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19 March 2019

How GCC banks can prepare for digital disruption

By Jorge Camarate, partner with Strategy&, part of the PwC network.


The banking sectors in the six GCC countries must prepare for inevitable digital disruption. The region’s financial services industry region differs by country, with some markets saturated, different reporting standards, and a wide variety of products and offerings.

While digital banks and offerings are not widespread, experience from other markets demonstrate that eventually they will have an impact. Rather than waiting, GCC banks can prepare for the future and shape it. The most significant feature of GCC financial services is that cash remains dominant in personal transactions.

In Saudi Arabia, cash use in 2016 was equivalent to 38 per cent of GDP, compared to 24 per cent in Turkey. There is, however, progress towards reducing the prevalence of cash. A MasterCard survey of 33 countries and their move towards cashless payments had the UAE in 28th place and Saudi Arabia at 31st.

Despite the importance of cash, GCC banks are moving gradually toward digital transformation. Already, there has been substantial growth in electronic commerce. GCC consumers are enthusiastic technology adopters, with high levels of smartphone penetration, while fast and reliable data connections are more widespread.

GCC consumers are interested in digital finance. According to a 2016 survey by Payfort, 53 per cent of Saudi consumers expressed an interest in mobile wallets and mobile payments. In line with consumer interest, a few banks, such as Emirates NBD, are offering digital products. There has been rapid growth in the financial technology sector, known as fintech, which offers digital solutions for finance. GCC fintech companies raised around $100 million from 2010 to 2017.

Already, some telecom operators are offering digital finance products. Saudi Telecom Company (STC) has launched STC Pay, a mobile wallet that allows users to transfer money to each other and to banks. Leading technology companies—Google, Apple, Facebook, and Amazon—are exploring GCC digital payments, with Facebook having already established a financial services team in Dubai since the end of 2017.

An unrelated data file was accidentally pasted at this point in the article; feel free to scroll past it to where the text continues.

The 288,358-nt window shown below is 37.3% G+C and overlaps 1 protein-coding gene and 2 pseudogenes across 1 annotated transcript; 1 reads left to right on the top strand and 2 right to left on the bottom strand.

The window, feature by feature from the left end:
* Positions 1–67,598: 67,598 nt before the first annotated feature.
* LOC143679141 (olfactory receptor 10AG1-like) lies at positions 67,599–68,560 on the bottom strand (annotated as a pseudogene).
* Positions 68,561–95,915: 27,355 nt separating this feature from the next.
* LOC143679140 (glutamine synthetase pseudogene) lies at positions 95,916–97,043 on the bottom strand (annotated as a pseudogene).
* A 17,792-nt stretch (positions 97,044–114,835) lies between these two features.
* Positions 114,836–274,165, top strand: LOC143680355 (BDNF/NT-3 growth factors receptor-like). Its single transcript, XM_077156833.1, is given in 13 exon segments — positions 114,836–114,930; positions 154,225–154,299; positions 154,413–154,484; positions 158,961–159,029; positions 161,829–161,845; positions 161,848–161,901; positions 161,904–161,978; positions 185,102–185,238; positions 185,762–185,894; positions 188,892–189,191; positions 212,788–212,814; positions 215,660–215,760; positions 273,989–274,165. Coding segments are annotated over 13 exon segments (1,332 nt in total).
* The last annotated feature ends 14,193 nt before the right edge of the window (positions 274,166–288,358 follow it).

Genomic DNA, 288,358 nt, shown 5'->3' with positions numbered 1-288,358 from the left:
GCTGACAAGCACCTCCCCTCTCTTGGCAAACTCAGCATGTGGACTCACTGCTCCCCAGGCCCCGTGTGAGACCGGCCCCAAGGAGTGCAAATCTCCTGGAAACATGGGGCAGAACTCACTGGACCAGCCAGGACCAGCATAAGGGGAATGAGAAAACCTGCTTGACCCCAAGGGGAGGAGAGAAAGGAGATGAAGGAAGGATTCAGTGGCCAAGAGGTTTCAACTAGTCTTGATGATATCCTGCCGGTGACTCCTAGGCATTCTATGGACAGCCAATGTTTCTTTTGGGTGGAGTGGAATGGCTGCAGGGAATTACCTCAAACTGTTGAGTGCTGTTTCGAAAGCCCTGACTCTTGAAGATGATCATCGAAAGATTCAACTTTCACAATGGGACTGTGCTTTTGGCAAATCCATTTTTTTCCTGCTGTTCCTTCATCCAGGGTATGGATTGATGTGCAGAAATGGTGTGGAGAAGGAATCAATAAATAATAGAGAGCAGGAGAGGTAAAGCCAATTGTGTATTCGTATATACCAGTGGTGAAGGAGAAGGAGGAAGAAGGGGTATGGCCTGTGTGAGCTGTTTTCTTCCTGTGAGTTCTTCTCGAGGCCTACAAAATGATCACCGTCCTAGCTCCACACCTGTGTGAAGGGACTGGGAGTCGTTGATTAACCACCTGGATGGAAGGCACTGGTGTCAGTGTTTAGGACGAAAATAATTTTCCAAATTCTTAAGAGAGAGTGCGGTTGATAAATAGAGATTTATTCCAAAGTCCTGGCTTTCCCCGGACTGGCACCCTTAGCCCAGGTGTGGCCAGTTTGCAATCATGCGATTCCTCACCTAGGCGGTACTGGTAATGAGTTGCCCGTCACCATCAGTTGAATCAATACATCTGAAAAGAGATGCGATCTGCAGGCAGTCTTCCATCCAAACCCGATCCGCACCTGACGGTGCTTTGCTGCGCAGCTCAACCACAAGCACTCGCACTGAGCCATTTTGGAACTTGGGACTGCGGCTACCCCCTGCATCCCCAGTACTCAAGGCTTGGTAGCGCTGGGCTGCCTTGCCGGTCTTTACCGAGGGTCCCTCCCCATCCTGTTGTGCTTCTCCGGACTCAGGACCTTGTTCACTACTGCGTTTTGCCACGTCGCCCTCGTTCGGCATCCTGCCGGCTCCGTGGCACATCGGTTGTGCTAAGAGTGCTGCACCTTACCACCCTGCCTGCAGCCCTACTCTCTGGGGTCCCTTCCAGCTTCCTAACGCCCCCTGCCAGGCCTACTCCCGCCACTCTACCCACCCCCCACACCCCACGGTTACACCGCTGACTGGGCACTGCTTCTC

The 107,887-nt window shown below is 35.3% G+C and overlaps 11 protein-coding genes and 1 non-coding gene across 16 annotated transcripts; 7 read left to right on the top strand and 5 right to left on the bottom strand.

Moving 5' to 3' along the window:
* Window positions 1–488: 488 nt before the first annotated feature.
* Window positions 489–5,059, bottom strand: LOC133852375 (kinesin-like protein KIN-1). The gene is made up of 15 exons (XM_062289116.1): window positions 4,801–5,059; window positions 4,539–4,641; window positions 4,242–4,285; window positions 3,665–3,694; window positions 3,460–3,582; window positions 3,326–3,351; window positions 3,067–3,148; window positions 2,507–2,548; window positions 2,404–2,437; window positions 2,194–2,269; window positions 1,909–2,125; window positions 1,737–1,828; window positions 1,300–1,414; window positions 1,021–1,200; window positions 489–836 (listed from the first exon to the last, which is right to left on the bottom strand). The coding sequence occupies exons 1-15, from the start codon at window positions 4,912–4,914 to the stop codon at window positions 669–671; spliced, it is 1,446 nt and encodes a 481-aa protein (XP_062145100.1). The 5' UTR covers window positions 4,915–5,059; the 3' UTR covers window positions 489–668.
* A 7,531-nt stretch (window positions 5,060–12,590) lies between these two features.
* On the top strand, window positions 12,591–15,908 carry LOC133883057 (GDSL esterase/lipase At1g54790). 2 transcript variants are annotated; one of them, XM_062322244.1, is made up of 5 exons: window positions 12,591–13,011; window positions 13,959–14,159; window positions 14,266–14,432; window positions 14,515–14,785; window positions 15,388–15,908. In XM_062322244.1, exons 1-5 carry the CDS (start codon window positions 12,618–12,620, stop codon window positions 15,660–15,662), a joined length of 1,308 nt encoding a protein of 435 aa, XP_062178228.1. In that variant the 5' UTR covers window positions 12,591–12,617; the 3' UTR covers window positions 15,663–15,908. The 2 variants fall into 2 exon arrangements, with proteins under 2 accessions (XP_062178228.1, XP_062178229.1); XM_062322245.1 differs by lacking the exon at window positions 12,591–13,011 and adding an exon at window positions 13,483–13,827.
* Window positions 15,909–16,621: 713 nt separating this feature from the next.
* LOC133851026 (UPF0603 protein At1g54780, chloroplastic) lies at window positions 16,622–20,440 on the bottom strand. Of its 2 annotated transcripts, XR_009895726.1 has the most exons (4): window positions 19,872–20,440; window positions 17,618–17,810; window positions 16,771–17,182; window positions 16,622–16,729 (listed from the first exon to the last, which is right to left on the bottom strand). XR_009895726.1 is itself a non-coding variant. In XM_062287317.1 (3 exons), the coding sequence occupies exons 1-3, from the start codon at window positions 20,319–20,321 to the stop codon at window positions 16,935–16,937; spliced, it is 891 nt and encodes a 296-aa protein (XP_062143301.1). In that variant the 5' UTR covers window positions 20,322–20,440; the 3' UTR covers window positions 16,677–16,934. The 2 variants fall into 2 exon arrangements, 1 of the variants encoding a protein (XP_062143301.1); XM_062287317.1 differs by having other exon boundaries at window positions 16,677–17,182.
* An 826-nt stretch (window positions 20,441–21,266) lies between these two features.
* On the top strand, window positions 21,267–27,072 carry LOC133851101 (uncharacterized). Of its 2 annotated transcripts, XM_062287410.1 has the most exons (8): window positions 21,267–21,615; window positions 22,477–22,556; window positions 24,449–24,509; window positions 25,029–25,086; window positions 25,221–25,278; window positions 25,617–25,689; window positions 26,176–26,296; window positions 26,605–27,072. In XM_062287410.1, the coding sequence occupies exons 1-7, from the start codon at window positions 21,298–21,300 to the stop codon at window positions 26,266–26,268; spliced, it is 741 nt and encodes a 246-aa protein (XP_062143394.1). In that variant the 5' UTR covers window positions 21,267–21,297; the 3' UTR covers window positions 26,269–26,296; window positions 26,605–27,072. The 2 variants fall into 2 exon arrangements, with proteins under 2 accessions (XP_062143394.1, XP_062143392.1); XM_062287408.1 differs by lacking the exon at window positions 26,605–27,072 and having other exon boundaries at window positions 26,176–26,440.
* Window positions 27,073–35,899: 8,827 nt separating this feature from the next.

As they confront these changes, GCC banks can learn from other countries with more experience. They should examine how digital banks have operated and their leading practises. Successful digital finance providers have tended to have a clear segmentation approach and value proposition, they have concentrated on value-added services and customer engagement rather than the nature of the product.

These digital banks also started with minimum viable products, which are favoured by digital natives, and then they tested them to learn about product development—an approach used by Revolut Bank in the United Kingdom. Finally, they focused on customer data and used creative marketing, such as through social media and by fostering online communities.

For example Monzo, a UK bank, reached one million transactions within a year of launching without investing in traditional marketing. Instead, Monzo developed unrivalled customer insights to market its services and to differentiate itself in the market. This should lead GCC banks to ask three questions about how to address this impending threat. First, what is their vision?

This is the most important question as it influences the next two questions about the scope of digitisation and how they will develop its digital capabilities. Banks can become entirely digital, which means end-to-end digitisation in a separate organisation.

Alternatively, they can retain the full range of face-to-face contacts with its clients by connecting with them through new channels and digitising the back office. Or, they can become a digital-human interaction hybrid. Second, what is the scope of digitisation?

Digital banks or banks that stress human interactions have different digitisation needs. However, digital-human interaction hybrid banks would connect with customers through new digital channels and digitise their front offices. Third, based on the vision and the scope, banks should determine their digital capabilities.

To pursue innovation, banks could change from within, although the corporate culture of most banks does not support innovation, nor are banks attractive places for digitally-skilled individuals. Alternatively, banks could create an autonomous organisation to pursue digitisation, or buy digital banks.

Such separate digital subsidiaries would service those customers who care about their digital user experience and who do not need to speak to staff face-to-face. The difficulty would be getting banks culturally to accept this new organisation and their culture of innovation.

Or, banks could take a mixed approach, starting separate teams and infrastructure in their main organisation to deal with digitisation, or they could form alliances with fintech companies. GCC banks that act quickly and boldly will come to the market with a robust value proposition that will attract the unmet demand for digital banking. These first movers are likely to reap the largest rewards. 





CPI Financial was established in Dubai in 1999 to meet the needs of an ever-expanding financial community, offering a comprehensive portfolio of market-leading products and services tailor-made for the banking and financial services sectors.

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